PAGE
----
By Ray Auxillou, Nov., 2008
The argument between the communal village system of land exploitation of the dozen villages that represent the historical Maya control of land in
There are parallels in modern
The power class of our political aristocracy making their living off taxes in the government control business, mostly from the port town of Belize City, a city centered bunch of service orientated intellectual academics, who wish the lands of Belize to produce more in crops and in turn the tax increases, that would ensue for their gratification and life styles, a larger share of monies earned from modern agriculture. The port town folk require larger and ever larger amounts of money to satisfy their material lifestyles based on service industries, or taxation. The Maya though extol the virtues of country rural life, living marginally, but with great freedom of TIME and leisure, to enjoy life in harmony with nature. The upshot of the clash between the intellectual new aristocratic elite of mostly the port Belize City, who are reluctant to allow the Maya to waste the land resources, which even at best are of low productivity, using ancient agricultural techniques of rotating forest clearing. The clash revolves around money as most things do. In this case in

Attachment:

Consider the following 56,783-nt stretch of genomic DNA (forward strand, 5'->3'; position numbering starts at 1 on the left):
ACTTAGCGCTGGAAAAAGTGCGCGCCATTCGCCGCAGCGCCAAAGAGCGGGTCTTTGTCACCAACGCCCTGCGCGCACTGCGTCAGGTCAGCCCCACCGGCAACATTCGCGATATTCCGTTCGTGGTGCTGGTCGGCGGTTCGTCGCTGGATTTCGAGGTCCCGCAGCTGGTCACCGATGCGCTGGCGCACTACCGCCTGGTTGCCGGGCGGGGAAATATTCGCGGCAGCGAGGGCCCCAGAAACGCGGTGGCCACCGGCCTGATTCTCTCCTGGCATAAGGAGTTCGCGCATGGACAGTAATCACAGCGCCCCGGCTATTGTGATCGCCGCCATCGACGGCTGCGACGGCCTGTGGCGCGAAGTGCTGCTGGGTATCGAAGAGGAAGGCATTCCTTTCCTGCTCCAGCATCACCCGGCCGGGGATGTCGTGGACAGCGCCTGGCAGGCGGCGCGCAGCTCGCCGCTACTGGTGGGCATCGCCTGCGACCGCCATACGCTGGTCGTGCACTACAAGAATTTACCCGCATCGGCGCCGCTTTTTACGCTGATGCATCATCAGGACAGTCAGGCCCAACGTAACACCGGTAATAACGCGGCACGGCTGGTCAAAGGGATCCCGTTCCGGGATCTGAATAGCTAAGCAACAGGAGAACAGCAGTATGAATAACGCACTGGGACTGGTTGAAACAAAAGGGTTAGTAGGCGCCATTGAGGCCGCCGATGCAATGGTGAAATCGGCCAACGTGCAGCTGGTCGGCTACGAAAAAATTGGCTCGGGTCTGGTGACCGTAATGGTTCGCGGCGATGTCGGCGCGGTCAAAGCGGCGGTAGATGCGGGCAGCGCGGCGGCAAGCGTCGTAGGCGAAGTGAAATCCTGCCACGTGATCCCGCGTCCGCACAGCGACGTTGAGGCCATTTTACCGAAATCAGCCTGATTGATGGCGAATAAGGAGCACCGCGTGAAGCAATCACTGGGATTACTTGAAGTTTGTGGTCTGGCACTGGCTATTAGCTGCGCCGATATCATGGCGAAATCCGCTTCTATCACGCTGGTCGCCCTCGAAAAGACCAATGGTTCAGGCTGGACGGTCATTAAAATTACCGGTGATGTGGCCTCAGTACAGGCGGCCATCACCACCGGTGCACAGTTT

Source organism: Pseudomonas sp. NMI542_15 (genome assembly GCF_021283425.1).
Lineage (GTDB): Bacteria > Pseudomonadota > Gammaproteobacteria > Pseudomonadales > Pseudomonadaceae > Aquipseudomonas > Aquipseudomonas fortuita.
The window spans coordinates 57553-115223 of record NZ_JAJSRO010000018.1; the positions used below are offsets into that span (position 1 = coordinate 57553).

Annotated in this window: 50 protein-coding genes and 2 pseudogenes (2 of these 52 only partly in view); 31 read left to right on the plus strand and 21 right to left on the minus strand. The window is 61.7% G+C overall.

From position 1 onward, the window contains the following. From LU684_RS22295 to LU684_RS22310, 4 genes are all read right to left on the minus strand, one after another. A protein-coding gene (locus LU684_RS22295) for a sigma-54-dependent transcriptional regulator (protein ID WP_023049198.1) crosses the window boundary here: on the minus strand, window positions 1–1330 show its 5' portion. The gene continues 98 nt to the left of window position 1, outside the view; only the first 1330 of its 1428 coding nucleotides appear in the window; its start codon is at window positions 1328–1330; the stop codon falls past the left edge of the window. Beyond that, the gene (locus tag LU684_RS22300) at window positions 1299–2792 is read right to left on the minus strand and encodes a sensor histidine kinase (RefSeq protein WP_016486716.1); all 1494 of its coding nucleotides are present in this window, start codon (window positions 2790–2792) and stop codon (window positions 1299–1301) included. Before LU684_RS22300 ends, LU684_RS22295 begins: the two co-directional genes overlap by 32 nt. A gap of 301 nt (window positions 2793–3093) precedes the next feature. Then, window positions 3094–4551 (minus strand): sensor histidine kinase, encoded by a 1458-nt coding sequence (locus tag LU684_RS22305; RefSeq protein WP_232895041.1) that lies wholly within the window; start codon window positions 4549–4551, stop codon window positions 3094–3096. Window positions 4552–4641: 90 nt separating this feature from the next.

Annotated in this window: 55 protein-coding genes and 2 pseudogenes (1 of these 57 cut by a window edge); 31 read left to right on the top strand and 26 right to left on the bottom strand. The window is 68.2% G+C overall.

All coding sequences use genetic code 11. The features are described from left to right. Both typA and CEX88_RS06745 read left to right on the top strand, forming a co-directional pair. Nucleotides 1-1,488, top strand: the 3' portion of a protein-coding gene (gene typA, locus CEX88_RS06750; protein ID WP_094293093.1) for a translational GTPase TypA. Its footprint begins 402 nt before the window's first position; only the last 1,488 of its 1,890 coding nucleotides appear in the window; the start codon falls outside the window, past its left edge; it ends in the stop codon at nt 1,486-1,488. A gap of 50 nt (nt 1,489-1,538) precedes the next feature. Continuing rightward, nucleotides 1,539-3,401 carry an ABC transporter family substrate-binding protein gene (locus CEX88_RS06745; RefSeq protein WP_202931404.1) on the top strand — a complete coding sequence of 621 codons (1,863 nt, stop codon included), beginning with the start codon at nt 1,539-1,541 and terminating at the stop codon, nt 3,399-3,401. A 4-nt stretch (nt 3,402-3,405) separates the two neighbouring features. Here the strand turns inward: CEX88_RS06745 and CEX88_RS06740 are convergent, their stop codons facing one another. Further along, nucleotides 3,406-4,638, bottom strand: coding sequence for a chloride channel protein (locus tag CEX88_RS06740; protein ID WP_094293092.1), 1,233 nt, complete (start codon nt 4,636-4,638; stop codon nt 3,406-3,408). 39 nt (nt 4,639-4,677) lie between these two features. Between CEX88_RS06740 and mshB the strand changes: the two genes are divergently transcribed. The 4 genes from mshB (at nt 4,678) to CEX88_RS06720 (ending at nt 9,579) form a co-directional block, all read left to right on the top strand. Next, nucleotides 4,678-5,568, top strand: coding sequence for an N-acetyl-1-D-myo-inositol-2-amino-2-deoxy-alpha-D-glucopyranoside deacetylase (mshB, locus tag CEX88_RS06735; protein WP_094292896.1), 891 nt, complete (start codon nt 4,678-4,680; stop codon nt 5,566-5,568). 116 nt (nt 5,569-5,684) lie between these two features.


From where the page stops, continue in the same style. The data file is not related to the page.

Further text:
Historically, using European and Russian history, we know and it has been confirmed in
There is the problem, or clash of increased agriculture productivity desires and thus taxes, to support the more material lifestyle of the port
While the Maya of Toledo are judged by the port city intellectuals to be obtuse, secretive, stubborn and ignorant, the arguments of the benefits of different land use and agriculture productivity represent more a clash of cultures of life styles and expectations. The Maya are not stupid and many have migrated seasonally to other parts of
The Agriculture Department and Ministry of Natural Resources is in a between position concerning the small farmer. The need of politics requires modernizing agriculture for more taxes, whereas the current large land availability, versus small population levels dictate that the small farmer and the Maya doing casual subsistant farming is still dominant and in the drivers seat. This period of Belizean history is in a transition and will change as population grows exponentially.